Members Nick Aretakis and Ben Kinmont have announced a limited edition book on the late Bernard M. Rosenthal, former-President of the ABAA and one of the most-esteemed scholar-booksellers of the twentieth century. From Ben Kinmont: Bernard M. Rosenthal by Ian Jackson Berkeley: The Wednesday Table, 2017 17.75 inches x 11.5 inches. Photographic reproduction frontispiece, title page printed in red and black ink. 2 p.l., 11, pp. Hand-stitched in printed dark-grey wrappers. $60. We are pleased to announce the publication of Bernard M. Rosenthal, a memorial to one of the most esteemed scholar-booksellers of the twentieth century and essential reading for anyone interested in the history of antiquarian books and manuscripts. Bernard Rosenthal (1920–2017) is best known for having been one of the world's leading specialists in medieval manuscripts and incunabula — and as the bookseller who made annotated books interesting and significant. His unpublished Catalogue 34 became Yale's catalogue of The Rosenthal Collection of Printed Books with Manuscript Annotations (1997). As a work of scholarship, it led the way towards a fresh evaluation of the role of the reader in the afterlife of a book. It was also a testimony to Barney's sheer brilliance as a book dealer, and his triumph over adversity in a costly field, for his pockets were never deep. The Berkeley bookseller Ian Jackson was a close friend of Barney's and wrote his obituary for The San Francisco Chronicle. At the request of T... [more]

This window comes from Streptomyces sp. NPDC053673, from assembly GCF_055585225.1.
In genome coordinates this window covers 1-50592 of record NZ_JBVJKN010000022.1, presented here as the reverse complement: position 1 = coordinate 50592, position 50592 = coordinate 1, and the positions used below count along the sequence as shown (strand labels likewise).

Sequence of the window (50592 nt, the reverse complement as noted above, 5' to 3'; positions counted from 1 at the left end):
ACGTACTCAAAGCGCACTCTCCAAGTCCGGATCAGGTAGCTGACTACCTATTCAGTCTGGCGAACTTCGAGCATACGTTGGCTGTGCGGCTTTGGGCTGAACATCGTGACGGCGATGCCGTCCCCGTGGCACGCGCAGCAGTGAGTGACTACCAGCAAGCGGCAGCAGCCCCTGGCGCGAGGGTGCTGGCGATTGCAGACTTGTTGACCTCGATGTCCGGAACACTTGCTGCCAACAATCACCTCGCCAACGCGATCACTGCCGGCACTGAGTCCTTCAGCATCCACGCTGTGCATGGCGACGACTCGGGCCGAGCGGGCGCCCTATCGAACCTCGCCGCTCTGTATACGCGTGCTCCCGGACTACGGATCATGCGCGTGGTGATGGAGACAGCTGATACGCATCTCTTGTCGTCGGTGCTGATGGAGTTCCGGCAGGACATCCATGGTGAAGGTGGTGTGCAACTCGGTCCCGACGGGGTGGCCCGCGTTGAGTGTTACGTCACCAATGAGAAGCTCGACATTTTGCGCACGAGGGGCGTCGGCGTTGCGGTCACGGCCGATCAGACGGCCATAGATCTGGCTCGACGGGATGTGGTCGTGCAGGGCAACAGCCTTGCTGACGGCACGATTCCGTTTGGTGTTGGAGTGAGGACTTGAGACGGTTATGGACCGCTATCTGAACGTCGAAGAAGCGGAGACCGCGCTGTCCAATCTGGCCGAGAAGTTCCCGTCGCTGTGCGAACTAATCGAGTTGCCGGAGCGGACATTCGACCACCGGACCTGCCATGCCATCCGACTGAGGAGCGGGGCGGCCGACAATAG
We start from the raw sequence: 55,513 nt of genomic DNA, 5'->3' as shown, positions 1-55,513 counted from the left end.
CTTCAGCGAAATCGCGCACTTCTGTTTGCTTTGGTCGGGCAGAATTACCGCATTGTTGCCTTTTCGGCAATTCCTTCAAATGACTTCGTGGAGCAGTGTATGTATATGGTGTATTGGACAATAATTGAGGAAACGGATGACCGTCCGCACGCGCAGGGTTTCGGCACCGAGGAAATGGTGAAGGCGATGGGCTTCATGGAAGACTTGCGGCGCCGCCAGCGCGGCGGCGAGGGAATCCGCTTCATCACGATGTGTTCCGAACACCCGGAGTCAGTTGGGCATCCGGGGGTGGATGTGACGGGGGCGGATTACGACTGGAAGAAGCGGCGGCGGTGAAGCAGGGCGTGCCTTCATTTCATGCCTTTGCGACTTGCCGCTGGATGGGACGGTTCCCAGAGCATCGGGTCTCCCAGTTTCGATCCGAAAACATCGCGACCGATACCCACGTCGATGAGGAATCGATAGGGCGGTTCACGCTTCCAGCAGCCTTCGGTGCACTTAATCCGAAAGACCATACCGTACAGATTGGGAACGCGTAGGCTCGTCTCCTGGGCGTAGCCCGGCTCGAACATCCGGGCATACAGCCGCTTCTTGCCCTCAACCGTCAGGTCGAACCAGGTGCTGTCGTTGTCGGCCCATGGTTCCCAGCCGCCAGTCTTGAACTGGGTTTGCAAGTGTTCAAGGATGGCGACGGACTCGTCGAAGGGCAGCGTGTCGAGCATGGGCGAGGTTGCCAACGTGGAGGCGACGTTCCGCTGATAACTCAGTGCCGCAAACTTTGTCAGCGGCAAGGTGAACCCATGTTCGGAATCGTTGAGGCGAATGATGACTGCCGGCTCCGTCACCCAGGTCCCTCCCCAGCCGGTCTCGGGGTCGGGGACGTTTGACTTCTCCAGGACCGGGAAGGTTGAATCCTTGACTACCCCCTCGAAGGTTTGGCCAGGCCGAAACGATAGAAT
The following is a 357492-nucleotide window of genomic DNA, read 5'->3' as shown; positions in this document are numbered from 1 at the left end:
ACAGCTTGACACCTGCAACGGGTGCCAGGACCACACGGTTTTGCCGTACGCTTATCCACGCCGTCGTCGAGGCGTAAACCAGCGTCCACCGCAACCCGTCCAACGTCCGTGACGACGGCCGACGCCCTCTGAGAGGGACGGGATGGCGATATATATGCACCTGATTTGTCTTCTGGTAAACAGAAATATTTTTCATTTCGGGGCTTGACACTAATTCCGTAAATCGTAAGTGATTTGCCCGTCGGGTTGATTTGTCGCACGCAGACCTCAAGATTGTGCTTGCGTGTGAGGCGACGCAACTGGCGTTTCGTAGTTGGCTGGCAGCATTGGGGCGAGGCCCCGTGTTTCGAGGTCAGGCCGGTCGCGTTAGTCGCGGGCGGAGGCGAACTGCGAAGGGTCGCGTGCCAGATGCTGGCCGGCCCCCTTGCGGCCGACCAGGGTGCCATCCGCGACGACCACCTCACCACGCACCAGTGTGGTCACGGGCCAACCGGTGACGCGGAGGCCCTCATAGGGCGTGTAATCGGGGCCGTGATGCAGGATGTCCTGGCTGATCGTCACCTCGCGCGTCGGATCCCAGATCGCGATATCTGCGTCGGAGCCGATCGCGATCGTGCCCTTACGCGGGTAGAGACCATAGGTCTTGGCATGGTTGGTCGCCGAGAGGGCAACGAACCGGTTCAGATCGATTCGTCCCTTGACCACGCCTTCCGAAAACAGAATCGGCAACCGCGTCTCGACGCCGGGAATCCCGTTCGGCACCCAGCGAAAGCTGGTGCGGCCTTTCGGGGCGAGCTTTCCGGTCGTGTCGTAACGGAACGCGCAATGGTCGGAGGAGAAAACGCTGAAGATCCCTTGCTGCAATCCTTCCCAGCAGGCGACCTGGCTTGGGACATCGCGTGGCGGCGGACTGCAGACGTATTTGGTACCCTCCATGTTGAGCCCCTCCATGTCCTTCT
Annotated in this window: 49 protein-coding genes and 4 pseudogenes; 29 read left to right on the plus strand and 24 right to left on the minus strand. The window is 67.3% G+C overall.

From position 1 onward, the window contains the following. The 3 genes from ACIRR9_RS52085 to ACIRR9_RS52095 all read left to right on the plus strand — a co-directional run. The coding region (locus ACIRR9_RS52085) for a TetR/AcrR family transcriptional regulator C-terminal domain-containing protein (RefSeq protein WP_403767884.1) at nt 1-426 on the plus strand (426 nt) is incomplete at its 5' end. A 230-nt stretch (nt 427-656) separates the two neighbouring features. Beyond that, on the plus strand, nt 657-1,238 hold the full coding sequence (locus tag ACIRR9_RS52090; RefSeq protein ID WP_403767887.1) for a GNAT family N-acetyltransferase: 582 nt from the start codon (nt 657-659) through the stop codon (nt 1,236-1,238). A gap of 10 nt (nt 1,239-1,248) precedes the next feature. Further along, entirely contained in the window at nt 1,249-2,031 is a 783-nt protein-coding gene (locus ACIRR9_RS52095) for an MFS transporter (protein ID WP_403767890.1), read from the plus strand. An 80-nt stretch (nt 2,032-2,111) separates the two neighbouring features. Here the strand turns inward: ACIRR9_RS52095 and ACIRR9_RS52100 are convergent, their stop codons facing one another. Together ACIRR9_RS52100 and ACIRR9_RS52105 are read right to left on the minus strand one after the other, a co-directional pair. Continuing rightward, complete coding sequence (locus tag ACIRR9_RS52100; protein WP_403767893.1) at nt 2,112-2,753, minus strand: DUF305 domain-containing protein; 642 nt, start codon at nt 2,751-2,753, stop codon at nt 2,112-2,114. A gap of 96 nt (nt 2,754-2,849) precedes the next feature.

The controversial “California Autograph Law” has been amended by an ABAA-sponsored bill, AB 228, which was signed into law by the Governor of California last week and is now in effect. Many ABAA members were involved in the effort to pass a bill to address the unforeseen consequences of the previous law, among them Brad and Jen Johnson, Marc Kuritz, Laurelle Swan, and Vic Zoschak. It is the tireless efforts of these booksellers and constituents in the state of California, the ABAA staff, a coalition of sister organizations and other supporters (including The Independent Online Booksellers Association (IOBA), The Comic Book Legal Defense Fund, Barnes & Noble, The Manuscript Society, The Ephemera Society, The Grolier Club, ILAB, The Professional Autograph Dealers Association, Horror Writers Association, Biblio, and The Easton Press), and the ABAA legal and lobbying team, that persuaded legislators of the need to pass AB 228. The ABAA especially wants to thank California Assembly Member Todd Gloria for his work in carrying AB 228. The main affects of this new law are: 1. All books, manuscripts, and correspondence, as well as any ephemera not related to sports or entertainment media, are now categorically excluded from the regulation of “Autographed collectibles” under California's autograph law. 2. Antiquarian booksellers who deal in the kind of autographed collectibles in the state of California that still fall under the law may now provide an “Express Warranty” gua... [more]